On April 17, 1939, this court entered the following order, signed by the Chief Justice, denying the application for the writ of mandate:

"This matter having come on for hearing before Department Two of the Court on Friday, March 31, 1939, upon the application of the Relator for a Writ of Mandate, and the Court having heard the arguments of counsel and being fully advised in the premises,

"IT IS BY THE COURT ORDERED that the said application for a Writ of Mandate be and it hereby is denied."

The judgment (we did not write an opinion or state reason for denial of the writ) of this court remitted May 19, 1939, reads, so far as material, as follows:

"This cause having been heretofore submitted to the Court upon the application of the relator for a writ of mandate commanding the respondent to assess, levy and collect the distributors' excise tax of one quarter cent per gallon on petroleum products, and the Court having fully considered the same and filed its order in writing, denying the writ:

"IT IS ORDERED, Adjudged and Decreed, that the application be and the same is denied, and each of the parties hereto having stipulated that no costs will be claimed against the other party, neither party shall recover costs."

July 10, 1939, the attorney general commenced an action in mandamus in the superior court for Thurston county to require the acting director of licenses of

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the state of Washington to collect the tax imposed by chapter 186, Laws of 1939, from distributors of petroleum products despite specific exemption from the tax of that class of persons by subd. (e), 15 of that statute. The Great Northern Railway Company and the Inland Empire Refineries, Inc., were granted permission to intervene in the action.

The allegations in the petition to the superior court for Thurston county for writ of mandate are the same - the parties are the same - as the allegations in the petition of March 22, 1939, to this court for writ of mandate, which petition we denied, without written opinion, April 17, 1939. The only difference in the two actions is that the one commenced in this court was initiated in March, 1939, which was prior to the effective date (May 1, 1939) of chapter 186, Laws of 1939, while the second action was commenced in the superior court for Thurston county July 10, 1939, which was subsequent to effective date of the enactment in question.

The trial court entered the following order, granting the respondent's motion to quash the action:

"ORDERED, ADJUDGED and DECREED that the motion to quash be and the same is hereby granted, for the reason that said cause is Res Judicata by virtue of Cause No. 27531 of the Supreme Court of the State of Washington."

The relator appealed.

Counsel for appellant contend that our denial - without opinion or statement of reasons therefor, prior to the effective date of the statute - of the petition for a writ requiring respondent to collect the tax exacted by chapter 186, Laws of 1939, was not a determination of the constitutionality of the exemption section of that statute; that is, our order denying the petition for writ of mandamus did not constitute a final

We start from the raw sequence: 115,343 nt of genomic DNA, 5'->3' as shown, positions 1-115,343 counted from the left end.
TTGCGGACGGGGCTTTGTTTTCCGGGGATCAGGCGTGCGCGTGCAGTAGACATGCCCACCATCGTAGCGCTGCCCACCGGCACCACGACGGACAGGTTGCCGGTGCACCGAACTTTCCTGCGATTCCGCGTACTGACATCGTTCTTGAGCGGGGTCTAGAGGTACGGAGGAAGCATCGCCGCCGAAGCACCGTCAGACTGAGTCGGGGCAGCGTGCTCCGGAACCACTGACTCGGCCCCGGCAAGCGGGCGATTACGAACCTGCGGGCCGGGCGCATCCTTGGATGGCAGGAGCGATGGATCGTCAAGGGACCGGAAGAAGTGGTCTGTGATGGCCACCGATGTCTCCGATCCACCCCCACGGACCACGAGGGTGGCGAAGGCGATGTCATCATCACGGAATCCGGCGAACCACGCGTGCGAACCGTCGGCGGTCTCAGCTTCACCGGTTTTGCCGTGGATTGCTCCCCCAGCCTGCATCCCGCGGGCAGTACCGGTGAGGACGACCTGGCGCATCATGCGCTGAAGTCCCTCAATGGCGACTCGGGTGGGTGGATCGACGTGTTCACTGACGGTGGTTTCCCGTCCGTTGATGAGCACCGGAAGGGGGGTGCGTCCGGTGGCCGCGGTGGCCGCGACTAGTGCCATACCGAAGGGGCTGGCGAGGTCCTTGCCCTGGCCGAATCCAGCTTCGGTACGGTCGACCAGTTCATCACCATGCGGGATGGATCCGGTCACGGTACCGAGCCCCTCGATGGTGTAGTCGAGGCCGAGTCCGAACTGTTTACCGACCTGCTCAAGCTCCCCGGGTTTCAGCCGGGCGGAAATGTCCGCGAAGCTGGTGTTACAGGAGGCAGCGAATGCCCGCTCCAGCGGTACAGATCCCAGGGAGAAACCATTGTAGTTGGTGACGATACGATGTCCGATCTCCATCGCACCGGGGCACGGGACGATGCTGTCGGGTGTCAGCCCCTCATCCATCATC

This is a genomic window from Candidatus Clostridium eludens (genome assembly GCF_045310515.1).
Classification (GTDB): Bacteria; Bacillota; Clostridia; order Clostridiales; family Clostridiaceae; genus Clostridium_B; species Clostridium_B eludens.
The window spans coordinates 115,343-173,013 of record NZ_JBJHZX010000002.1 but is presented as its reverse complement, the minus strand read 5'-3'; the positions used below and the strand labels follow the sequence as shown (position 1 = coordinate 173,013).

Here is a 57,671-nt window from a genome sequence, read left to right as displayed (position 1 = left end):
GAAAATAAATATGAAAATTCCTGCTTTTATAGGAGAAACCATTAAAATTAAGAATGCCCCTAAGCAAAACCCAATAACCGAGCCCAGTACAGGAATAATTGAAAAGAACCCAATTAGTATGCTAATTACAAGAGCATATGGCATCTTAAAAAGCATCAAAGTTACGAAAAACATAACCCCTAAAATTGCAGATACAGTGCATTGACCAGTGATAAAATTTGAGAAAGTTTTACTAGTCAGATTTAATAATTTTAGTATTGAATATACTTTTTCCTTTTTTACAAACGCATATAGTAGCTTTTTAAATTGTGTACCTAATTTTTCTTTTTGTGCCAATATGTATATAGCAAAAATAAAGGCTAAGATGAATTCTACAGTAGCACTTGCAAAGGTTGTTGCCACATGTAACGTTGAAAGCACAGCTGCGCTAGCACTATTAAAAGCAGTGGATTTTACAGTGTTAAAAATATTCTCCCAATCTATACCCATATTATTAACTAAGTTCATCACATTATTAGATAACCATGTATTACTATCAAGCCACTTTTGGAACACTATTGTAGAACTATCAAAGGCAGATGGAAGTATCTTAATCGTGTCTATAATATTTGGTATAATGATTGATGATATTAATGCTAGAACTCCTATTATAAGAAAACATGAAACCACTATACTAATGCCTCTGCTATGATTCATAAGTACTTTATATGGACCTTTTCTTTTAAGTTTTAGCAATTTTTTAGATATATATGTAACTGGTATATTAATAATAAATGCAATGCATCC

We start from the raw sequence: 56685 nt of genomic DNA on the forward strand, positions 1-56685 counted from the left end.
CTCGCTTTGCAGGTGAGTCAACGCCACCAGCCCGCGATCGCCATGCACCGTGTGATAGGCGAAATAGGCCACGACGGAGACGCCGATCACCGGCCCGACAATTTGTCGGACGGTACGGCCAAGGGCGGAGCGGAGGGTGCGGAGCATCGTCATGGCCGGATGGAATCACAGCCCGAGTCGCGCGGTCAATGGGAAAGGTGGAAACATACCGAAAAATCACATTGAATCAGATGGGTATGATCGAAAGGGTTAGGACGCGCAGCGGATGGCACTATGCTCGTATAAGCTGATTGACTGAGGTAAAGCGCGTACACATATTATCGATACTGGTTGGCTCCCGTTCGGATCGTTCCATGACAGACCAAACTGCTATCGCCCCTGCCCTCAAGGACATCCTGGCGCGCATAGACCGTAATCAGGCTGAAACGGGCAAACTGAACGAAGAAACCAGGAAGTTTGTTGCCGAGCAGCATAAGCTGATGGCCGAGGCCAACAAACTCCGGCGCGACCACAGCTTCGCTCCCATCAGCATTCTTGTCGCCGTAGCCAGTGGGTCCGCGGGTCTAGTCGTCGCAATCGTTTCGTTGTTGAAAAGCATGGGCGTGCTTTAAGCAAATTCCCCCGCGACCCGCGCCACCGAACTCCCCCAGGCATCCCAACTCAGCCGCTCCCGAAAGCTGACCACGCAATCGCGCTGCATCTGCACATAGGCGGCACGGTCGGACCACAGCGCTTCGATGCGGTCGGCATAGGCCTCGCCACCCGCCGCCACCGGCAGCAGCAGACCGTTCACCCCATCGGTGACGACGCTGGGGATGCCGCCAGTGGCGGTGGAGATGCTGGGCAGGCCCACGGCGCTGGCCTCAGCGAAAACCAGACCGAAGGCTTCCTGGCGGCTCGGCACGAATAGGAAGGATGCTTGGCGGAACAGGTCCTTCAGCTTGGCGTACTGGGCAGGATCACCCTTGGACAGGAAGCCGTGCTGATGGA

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judgment on the merits in that proceeding, hence the doctrine of res judicata may not be successfully invoked by respondent in the case at bar.

Counsel for respondent argue that the final disposition of an action in mandamus is as binding as final disposition in any other type of law action, quoting as sustaining authority the following language from 34 C. J. 760:

"It is well settled that a final judgment rendered upon the merits of an application for a peremptory writ of mandamus comes within the principle of res judicata, and is a bar to another application for the same writ by the same party under the same circumstances, or to another action involving the same issues and in which the same relief is sought."

Was the original proceeding in this court for writ of mandamus decided on the merits? That is the sole question before us, insist counsel for respondent, who urge that, in determining the question, we may not go behind the pleadings in the original proceeding, which pleadings presented the same question - constitutionality of subd. (e), 15, chapter 186, Laws of 1939 - as appellant endeavored to raise in the case at bar. Counsel for respondent also contend that the jurisdictional question - argued only in briefs of amici curiae in the original proceeding - of prematurity of the original proceeding may not be considered, as those friends of the court were not parties to the proceeding, and their briefs may not be deemed pleadings.

[1] The duty to be enforced by mandamus must be one which exists at the time when the application for the writ is made. The writ will not issue in anticipation of a supposed omission of duty, but it must appear that there has been an actual default in the performance of a clear legal duty then due at the hands of the party against whom relief is sought. Until the